Fortunately for me, Richard has gone beyond his 1993 book in a series of blog posts about musical chess players. His posts are mainly historical and biographical, and if you are reading this, you ought to be reading them. They appeared intermittently in a blog called The Chess Improver, and are quite hard to find as a group. So here are links to all seven:
For students of music theory, the topic of “sonata form” is both central and daunting. The phrase “sonata form” is used to describe a kind of musical form that arose in the eighteenth century and is still in evidence today. Sonata form is arguably the most flexible, creative and widely-used form in the canon of Western art music of the last three hundred years.
Beginning students of composition naturally want to know what the rules of sonata form are: what is it that defines the form? How does a composer set about writing a piece in sonata form? The answers are nearly always frustrating. Sonata form, they are told, is less a form than a principle … or a style … or a theory; it doesn’t have hard-and-fast rules. And yet it must have rules: otherwise, it couldn’t be thought of as a form at all.
The most recent musicological book to attempt to define sonata form is Elements of Sonata Theory: Norms, Types, and Deformations in the Late-Eighteenth-Century Sonata by James Hepokoski and Warren Darcy (Oxford University Press 2006). It is huge, compendious and brilliant. And, in answer to the frustrated student wanting to know what the “rules” of sonata form are, the authors wisely turn to the game of chess:
[…] the basic concerns of Sonata Theory are learned relatively quickly—like the moves of chess. These concerns may seem simple precisely because they are simple. […] Beyond the elementary principles of Sonata Theory, though, lies an elaborate network of possibility, nuance, flexibility, sophistication, and detail that takes patience to master. As with chess, again, one may learn the moves rapidly, but to play the game at a fully proficient level is more difficult.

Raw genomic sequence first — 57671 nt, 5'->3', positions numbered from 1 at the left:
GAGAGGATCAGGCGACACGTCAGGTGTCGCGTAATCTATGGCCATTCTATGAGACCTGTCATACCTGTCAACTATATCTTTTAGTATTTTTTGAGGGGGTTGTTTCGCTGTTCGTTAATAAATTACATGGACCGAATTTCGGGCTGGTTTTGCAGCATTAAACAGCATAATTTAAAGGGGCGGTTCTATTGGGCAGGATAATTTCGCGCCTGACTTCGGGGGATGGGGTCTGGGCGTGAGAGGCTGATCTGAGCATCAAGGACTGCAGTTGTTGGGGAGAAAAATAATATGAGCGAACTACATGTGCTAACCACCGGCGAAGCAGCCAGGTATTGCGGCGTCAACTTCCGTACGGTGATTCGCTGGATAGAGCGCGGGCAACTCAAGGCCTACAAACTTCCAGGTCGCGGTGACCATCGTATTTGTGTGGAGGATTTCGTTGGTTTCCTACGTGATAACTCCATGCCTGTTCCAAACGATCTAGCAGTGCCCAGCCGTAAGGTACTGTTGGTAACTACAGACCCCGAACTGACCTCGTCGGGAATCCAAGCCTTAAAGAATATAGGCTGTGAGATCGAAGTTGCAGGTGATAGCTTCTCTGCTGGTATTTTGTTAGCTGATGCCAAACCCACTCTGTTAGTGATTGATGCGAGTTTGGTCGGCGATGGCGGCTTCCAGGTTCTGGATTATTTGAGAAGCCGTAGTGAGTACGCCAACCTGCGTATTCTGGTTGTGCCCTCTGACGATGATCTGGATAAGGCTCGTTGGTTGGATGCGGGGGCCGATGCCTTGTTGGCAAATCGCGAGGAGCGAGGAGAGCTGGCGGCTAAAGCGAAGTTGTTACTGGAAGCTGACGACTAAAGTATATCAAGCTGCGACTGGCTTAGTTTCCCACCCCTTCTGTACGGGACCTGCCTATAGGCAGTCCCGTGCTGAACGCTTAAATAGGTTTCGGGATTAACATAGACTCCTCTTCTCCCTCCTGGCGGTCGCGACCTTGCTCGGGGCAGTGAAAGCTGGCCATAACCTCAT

(Hepokoski and Darcy 2006, p. 12)
I do not know whether either Robert Hepokoski or Warren Darcy is a keen chess player; neither of them appears in the current FIDE database of active players. But I strongly suspect at least one of them is, because the comparison is so apt. At every moment of writing a piece in sonata form, the composer is faced with a set of possible continuations; all of them adhere to the general conventions of the form, but some sound banal while others sound brilliant. And the grandmaster, contemplating which of the many legal moves on the chessboard he or she will select, is offered the same potential, the same oscillation between banality and brilliance.
Playing through a sonata form movement by Mozart is indeed much like playing through a game by Capablanca; we all know the rules, but we can only wonder at how the results are brought about.
Why make this comparison with sonata form in particular, though? Surely any musical form: fugue, variation form, operatic aria, or whatever, has this same balance of rule-based convention and individual brilliance? Well, yes; but perhaps the connections between sonata form as a practice and chess playing go deeper. I suspect they do; but that is a topic for future posts.